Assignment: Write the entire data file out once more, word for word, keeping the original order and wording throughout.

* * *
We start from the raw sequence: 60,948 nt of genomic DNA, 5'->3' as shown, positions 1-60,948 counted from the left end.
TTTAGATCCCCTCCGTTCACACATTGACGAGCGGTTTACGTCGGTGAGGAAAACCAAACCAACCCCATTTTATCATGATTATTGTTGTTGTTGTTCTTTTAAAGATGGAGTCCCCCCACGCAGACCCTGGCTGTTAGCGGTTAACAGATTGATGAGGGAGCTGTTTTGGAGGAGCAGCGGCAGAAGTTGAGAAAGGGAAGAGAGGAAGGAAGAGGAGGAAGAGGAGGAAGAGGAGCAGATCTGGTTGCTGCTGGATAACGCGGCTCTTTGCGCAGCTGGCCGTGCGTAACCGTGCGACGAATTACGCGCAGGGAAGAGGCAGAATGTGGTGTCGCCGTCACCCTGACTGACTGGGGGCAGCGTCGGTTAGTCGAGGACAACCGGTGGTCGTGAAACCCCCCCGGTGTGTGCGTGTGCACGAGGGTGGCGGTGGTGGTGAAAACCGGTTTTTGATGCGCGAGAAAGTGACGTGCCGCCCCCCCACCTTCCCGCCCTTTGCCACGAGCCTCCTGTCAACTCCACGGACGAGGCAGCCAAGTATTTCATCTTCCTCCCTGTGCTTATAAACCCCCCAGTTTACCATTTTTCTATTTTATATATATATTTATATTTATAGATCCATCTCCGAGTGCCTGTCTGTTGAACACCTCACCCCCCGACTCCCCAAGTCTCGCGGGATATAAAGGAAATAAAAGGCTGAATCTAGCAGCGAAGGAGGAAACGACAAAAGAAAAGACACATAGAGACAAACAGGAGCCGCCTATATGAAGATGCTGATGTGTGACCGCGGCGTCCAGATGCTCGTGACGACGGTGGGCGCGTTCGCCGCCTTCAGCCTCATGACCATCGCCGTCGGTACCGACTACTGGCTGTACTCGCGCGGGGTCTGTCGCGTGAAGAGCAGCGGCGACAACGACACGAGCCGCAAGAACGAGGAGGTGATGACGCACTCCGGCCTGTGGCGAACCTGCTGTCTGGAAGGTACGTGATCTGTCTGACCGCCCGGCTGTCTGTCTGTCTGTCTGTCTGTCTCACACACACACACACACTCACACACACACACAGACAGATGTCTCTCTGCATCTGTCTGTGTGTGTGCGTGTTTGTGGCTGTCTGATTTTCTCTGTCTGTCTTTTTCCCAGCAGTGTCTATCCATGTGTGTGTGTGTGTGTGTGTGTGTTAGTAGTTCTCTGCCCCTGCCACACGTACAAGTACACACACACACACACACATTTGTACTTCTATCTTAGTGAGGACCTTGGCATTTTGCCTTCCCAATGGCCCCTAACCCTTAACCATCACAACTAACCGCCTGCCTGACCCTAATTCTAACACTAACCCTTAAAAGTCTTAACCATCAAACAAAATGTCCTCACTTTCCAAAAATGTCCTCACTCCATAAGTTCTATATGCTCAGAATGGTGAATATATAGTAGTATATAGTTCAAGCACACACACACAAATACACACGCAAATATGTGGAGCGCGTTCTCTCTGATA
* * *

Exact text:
We start from the raw sequence: 60,948 nt of genomic DNA, 5'->3' as shown, positions 1-60,948 counted from the left end.
TTTAGATCCCCTCCGTTCACACATTGACGAGCGGTTTACGTCGGTGAGGAAAACCAAACCAACCCCATTTTATCATGATTATTGTTGTTGTTGTTCTTTTAAAGATGGAGTCCCCCCACGCAGACCCTGGCTGTTAGCGGTTAACAGATTGATGAGGGAGCTGTTTTGGAGGAGCAGCGGCAGAAGTTGAGAAAGGGAAGAGAGGAAGGAAGAGGAGGAAGAGGAGGAAGAGGAGCAGATCTGGTTGCTGCTGGATAACGCGGCTCTTTGCGCAGCTGGCCGTGCGTAACCGTGCGACGAATTACGCGCAGGGAAGAGGCAGAATGTGGTGTCGCCGTCACCCTGACTGACTGGGGGCAGCGTCGGTTAGTCGAGGACAACCGGTGGTCGTGAAACCCCCCCGGTGTGTGCGTGTGCACGAGGGTGGCGGTGGTGGTGAAAACCGGTTTTTGATGCGCGAGAAAGTGACGTGCCGCCCCCCCACCTTCCCGCCCTTTGCCACGAGCCTCCTGTCAACTCCACGGACGAGGCAGCCAAGTATTTCATCTTCCTCCCTGTGCTTATAAACCCCCCAGTTTACCATTTTTCTATTTTATATATATATTTATATTTATAGATCCATCTCCGAGTGCCTGTCTGTTGAACACCTCACCCCCCGACTCCCCAAGTCTCGCGGGATATAAAGGAAATAAAAGGCTGAATCTAGCAGCGAAGGAGGAAACGACAAAAGAAAAGACACATAGAGACAAACAGGAGCCGCCTATATGAAGATGCTGATGTGTGACCGCGGCGTCCAGATGCTCGTGACGACGGTGGGCGCGTTCGCCGCCTTCAGCCTCATGACCATCGCCGTCGGTACCGACTACTGGCTGTACTCGCGCGGGGTCTGTCGCGTGAAGAGCAGCGGCGACAACGACACGAGCCGCAAGAACGAGGAGGTGATGACGCACTCCGGCCTGTGGCGAACCTGCTGTCTGGAAGGTACGTGATCTGTCTGACCGCCCGGCTGTCTGTCTGTCTGTCTGTCTGTCTCACACACACACACACACTCACACACACACACAGACAGATGTCTCTCTGCATCTGTCTGTGTGTGTGCGTGTTTGTGGCTGTCTGATTTTCTCTGTCTGTCTTTTTCCCAGCAGTGTCTATCCATGTGTGTGTGTGTGTGTGTGTGTGTTAGTAGTTCTCTGCCCCTGCCACACGTACAAGTACACACACACACACACACATTTGTACTTCTATCTTAGTGAGGACCTTGGCATTTTGCCTTCCCAATGGCCCCTAACCCTTAACCATCACAACTAACCGCCTGCCTGACCCTAATTCTAACACTAACCCTTAAAAGTCTTAACCATCAAACAAAATGTCCTCACTTTCCAAAAATGTCCTCACTCCATAAGTTCTATATGCTCAGAATGGTGAATATATAGTAGTATATAGTTCAAGCACACACACACAAATACACACGCAAATATGTGGAGCGCGTTCTCTCTGATA